As we turned the calendar from 2008 to 2009, I think we would all agree that we could not get the New Year started fast enough after experiencing what was the most devastating year in the Market. In this Market Commentary, I will recap the "Wild Wild West" year that we had and discuss what lies ahead for 2009.
When looking back at 2008, it was a situation where if it could go wrong, it did go wrong. The S&P 500, an unmanaged index consisting of the 500 largest publicly traded companies, finished the year down 37% - the worst record in 77 years since 1931 and the Great Depression. During the 4th quarter, the Market was down 21.9%, making it the worst quarter in 21 years. Of the 500 stocks in the S&P 500 Index, only 26 stocks, less than 0.5%, were up while 168 stocks, or 33%, were down by at least 50%.
In looking at 2008, it will certainly be remembered for its volatility. During 2008, the S&P 500 Index had 28 trading days that had a gain or loss of at least 4%. Compare this to the calendar years from 1983-2007; the S&P 500 Index had exactly 28 days in total that the Market had a gain or loss of at least 4%. In addition to the Market volatility, we saw extremes when it came to oil and gas. The price for a barrel of oil peaked at $147.27 on July 11th, and then closed the year at $44.60, for a swing of $103.00. A gallon of gas peaked at $4.11 nationally on July 16th and closed the year at $1.62.
The real story of the Market in 2008 was the fall-out from the housing crisis, which as it advanced, progressed to the banking and ultimately the financial markets. Throughout the course of 2008, the Federal Reserve reacted very quickly by significantly reducing interest rates. Their strategy was that by reducing rates, they would make it cheaper for consumers to borrow money, which would ultimately spark the Market and the economy. What was not taken into consideration was the real estate inventory and willingness or unwillingness of the banks to lend money. The reality of the situation was that the banks were still trying to fully understand their tens of billions of dollars of write-offs. As a result, the banking industry came to a virtual standstill.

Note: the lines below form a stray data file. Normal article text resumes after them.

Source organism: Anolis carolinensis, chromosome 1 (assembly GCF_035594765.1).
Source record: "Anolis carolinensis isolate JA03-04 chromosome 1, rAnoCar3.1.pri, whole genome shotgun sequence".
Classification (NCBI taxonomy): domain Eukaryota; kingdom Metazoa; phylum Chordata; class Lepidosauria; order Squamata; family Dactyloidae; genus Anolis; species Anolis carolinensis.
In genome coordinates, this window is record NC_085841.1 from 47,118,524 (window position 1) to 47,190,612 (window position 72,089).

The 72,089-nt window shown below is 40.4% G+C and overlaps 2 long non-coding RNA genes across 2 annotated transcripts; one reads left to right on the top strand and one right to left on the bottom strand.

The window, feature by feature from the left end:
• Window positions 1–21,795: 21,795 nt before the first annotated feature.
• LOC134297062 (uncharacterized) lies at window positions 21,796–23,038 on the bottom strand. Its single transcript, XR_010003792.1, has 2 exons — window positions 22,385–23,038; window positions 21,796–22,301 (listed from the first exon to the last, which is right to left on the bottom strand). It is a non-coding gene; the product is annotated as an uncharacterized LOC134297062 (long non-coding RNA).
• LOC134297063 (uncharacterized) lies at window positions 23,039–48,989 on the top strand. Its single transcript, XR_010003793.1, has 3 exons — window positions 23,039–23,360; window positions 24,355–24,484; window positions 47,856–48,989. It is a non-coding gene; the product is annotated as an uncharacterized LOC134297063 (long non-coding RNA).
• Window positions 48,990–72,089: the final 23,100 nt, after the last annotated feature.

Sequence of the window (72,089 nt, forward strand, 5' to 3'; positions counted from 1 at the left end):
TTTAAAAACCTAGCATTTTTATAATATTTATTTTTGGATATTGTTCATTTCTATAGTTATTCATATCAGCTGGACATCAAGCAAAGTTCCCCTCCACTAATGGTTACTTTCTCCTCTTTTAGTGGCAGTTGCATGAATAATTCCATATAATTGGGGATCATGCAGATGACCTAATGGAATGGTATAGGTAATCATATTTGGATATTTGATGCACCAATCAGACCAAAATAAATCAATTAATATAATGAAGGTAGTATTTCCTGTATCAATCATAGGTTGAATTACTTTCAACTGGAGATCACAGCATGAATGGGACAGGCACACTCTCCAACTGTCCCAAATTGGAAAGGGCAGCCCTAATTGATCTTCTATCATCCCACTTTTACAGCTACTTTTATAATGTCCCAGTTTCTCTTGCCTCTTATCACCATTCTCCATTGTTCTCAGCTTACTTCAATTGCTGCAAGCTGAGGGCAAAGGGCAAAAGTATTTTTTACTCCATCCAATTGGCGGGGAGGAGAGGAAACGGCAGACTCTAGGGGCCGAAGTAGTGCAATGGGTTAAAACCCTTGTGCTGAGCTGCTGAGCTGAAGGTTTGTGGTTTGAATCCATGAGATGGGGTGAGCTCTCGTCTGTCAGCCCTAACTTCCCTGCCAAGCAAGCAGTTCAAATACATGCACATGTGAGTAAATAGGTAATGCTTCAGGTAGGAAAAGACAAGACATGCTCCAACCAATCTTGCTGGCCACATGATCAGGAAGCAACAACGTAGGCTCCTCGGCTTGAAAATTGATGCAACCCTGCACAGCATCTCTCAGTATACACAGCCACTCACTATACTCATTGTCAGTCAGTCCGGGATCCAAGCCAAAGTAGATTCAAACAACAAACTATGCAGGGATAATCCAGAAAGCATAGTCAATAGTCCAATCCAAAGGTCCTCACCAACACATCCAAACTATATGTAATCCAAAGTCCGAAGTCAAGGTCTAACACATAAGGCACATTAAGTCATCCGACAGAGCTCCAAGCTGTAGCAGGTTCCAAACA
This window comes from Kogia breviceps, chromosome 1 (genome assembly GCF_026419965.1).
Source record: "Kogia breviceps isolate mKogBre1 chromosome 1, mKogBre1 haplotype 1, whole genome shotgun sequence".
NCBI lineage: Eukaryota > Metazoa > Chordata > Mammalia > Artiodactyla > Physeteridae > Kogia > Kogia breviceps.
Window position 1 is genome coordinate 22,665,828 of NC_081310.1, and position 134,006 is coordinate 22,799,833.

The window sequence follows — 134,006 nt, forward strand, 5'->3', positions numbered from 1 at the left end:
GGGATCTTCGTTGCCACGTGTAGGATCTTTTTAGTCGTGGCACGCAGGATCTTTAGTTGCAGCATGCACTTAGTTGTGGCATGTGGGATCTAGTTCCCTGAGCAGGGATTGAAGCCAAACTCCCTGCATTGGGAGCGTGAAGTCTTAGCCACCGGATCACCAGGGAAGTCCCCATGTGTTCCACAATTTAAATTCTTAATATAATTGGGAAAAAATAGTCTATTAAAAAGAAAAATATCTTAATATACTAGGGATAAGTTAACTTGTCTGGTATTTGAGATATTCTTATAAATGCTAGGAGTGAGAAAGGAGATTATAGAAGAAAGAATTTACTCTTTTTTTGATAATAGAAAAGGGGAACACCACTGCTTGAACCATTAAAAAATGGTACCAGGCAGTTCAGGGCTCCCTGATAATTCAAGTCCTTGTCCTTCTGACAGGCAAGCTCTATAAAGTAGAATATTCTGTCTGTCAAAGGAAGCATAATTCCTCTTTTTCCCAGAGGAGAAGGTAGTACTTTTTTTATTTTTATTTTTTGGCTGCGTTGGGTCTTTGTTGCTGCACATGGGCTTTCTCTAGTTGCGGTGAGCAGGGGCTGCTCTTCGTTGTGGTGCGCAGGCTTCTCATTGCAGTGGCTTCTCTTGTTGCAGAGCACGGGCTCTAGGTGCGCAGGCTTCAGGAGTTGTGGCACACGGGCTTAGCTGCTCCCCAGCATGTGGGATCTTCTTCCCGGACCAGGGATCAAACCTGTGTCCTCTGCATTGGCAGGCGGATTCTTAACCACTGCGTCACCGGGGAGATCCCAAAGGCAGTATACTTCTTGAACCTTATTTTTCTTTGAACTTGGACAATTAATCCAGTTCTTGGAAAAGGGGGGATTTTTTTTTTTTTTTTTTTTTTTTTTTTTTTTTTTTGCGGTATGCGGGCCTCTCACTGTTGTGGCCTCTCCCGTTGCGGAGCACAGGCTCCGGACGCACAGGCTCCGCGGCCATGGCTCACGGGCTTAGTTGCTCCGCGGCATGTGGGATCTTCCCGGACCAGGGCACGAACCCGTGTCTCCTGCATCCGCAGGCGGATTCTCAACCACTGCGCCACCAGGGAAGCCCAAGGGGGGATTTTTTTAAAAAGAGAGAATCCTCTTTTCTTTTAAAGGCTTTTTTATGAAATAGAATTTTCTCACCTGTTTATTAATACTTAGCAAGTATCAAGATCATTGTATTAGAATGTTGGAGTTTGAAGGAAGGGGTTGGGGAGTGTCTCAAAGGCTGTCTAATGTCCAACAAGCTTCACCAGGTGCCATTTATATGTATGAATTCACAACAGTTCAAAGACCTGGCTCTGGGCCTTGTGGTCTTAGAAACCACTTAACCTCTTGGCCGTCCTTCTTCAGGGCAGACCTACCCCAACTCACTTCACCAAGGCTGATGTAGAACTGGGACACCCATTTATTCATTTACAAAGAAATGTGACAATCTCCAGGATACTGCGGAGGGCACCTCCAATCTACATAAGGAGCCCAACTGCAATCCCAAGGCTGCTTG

In October, the President and Congress passed a $700 billion dollar Economic Relief Package (ERP). The basic goal of this ERP was to help the banks get back into the banking business. The first time the ERP was presented it failed which led to the financial markets tumbling further. Due to the severity of the situation, Ben Bernanke, Federal Reserve Chairman, stressed that if the ERP did not pass, we would approach financial levels that had not been seen since the depression. After revisions were made, the ERP was presented again and this time it passed. The next few days the market seemed to respond pretty well. Unfortunately, we are now discovering that there really was little to no guidance on the actual distribution of those funds. The government distributed about half of the $700 billion dollars to the banks, and the banks basically pocketed the money to help them improve their disastrous balance sheets. The result is that even though the ERP was passed, the Market still tumbled 21.9% in the fourth quarter because the monies stayed with “Wall Street” instead of filtering down to “Main Street”.
Where do we go from here?